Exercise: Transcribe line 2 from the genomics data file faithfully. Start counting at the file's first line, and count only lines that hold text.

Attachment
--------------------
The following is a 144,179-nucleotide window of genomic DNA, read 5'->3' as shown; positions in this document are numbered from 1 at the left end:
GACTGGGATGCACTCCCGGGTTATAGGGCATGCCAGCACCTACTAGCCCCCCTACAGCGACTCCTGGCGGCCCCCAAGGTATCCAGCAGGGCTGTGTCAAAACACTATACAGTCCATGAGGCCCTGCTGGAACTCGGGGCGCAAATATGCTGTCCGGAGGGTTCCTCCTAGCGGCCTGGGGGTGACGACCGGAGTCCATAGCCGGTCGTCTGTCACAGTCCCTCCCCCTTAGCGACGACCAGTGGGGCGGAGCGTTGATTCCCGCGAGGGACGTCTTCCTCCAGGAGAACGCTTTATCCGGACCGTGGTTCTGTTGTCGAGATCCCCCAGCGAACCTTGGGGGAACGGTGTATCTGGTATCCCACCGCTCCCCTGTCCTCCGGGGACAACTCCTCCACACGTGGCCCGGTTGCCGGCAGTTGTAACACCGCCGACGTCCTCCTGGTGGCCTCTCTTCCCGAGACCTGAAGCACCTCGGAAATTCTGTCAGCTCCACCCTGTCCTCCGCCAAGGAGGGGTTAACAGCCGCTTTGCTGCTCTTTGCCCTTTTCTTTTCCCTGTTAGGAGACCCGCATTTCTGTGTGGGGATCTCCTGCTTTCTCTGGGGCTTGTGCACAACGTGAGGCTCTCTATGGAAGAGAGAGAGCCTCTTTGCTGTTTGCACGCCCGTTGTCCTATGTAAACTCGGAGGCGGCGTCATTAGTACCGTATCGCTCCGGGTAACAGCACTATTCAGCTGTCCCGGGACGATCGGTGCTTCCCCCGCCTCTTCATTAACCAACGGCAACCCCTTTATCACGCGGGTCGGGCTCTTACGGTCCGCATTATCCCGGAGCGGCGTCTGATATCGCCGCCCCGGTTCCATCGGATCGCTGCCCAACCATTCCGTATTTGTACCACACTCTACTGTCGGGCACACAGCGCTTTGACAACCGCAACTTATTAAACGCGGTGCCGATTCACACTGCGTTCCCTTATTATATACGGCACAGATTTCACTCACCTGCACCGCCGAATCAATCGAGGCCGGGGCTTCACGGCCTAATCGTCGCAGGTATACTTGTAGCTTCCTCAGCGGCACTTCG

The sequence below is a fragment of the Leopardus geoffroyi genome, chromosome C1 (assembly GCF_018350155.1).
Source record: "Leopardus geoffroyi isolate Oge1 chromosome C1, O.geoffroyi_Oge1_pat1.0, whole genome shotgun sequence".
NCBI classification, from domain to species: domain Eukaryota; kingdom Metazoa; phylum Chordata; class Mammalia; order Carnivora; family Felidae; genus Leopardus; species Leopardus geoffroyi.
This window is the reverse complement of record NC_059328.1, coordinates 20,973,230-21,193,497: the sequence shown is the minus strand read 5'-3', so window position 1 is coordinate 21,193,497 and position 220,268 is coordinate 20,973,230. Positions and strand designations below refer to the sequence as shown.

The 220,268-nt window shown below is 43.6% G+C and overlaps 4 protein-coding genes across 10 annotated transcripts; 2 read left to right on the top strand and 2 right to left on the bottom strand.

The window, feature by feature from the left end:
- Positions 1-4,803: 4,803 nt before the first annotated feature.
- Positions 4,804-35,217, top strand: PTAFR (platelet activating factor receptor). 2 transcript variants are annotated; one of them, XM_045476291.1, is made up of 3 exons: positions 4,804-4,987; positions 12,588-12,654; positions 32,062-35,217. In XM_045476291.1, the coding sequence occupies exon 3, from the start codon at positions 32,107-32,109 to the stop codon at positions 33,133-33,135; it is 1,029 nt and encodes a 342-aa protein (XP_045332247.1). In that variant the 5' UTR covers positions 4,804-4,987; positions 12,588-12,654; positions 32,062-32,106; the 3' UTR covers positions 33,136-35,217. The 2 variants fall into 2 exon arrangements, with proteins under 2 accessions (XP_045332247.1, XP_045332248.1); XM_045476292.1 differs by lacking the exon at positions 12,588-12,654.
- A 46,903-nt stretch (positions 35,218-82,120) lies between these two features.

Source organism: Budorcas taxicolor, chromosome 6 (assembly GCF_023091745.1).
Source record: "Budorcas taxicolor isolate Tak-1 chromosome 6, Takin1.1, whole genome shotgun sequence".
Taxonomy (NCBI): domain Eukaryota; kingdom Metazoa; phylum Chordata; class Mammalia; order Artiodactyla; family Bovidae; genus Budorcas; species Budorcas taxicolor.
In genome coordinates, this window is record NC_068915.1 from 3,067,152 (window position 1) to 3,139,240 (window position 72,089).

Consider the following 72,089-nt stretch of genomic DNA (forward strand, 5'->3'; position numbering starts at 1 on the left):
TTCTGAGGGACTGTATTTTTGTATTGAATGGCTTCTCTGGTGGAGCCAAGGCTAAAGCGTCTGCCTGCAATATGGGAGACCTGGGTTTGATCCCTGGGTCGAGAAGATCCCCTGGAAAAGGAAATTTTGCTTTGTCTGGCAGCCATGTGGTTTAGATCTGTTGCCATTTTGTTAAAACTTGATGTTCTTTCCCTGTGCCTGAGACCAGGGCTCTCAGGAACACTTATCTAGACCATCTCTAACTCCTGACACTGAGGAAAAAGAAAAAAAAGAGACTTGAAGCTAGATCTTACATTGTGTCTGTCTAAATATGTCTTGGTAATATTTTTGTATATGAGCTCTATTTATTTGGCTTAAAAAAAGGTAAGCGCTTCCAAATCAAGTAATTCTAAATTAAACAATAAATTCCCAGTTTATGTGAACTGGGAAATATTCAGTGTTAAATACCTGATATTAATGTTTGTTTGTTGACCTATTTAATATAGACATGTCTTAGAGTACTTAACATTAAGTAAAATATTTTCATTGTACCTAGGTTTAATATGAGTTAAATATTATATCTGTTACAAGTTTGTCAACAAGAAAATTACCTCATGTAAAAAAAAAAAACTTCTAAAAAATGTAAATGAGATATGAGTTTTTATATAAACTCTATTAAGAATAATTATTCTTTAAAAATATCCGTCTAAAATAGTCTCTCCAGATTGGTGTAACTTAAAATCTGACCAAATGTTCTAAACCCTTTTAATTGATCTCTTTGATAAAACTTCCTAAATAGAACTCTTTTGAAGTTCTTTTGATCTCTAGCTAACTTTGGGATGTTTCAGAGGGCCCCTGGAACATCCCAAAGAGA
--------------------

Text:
GACTGGGATGCACTCCCGGGTTATAGGGCATGCCAGCACCTACTAGCCCCCCTACAGCGACTCCTGGCGGCCCCCAAGGTATCCAGCAGGGCTGTGTCAAAACACTATACAGTCCATGAGGCCCTGCTGGAACTCGGGGCGCAAATATGCTGTCCGGAGGGTTCCTCCTAGCGGCCTGGGGGTGACGACCGGAGTCCATAGCCGGTCGTCTGTCACAGTCCCTCCCCCTTAGCGACGACCAGTGGGGCGGAGCGTTGATTCCCGCGAGGGACGTCTTCCTCCAGGAGAACGCTTTATCCGGACCGTGGTTCTGTTGTCGAGATCCCCCAGCGAACCTTGGGGGAACGGTGTATCTGGTATCCCACCGCTCCCCTGTCCTCCGGGGACAACTCCTCCACACGTGGCCCGGTTGCCGGCAGTTGTAACACCGCCGACGTCCTCCTGGTGGCCTCTCTTCCCGAGACCTGAAGCACCTCGGAAATTCTGTCAGCTCCACCCTGTCCTCCGCCAAGGAGGGGTTAACAGCCGCTTTGCTGCTCTTTGCCCTTTTCTTTTCCCTGTTAGGAGACCCGCATTTCTGTGTGGGGATCTCCTGCTTTCTCTGGGGCTTGTGCACAACGTGAGGCTCTCTATGGAAGAGAGAGAGCCTCTTTGCTGTTTGCACGCCCGTTGTCCTATGTAAACTCGGAGGCGGCGTCATTAGTACCGTATCGCTCCGGGTAACAGCACTATTCAGCTGTCCCGGGACGATCGGTGCTTCCCCCGCCTCTTCATTAACCAACGGCAACCCCTTTATCACGCGGGTCGGGCTCTTACGGTCCGCATTATCCCGGAGCGGCGTCTGATATCGCCGCCCCGGTTCCATCGGATCGCTGCCCAACCATTCCGTATTTGTACCACACTCTACTGTCGGGCACACAGCGCTTTGACAACCGCAACTTATTAAACGCGGTGCCGATTCACACTGCGTTCCCTTATTATATACGGCACAGATTTCACTCACCTGCACCGCCGAATCAATCGAGGCCGGGGCTTCACGGCCTAATCGTCGCAGGTATACTTGTAGCTTCCTCAGCGGCACTTCG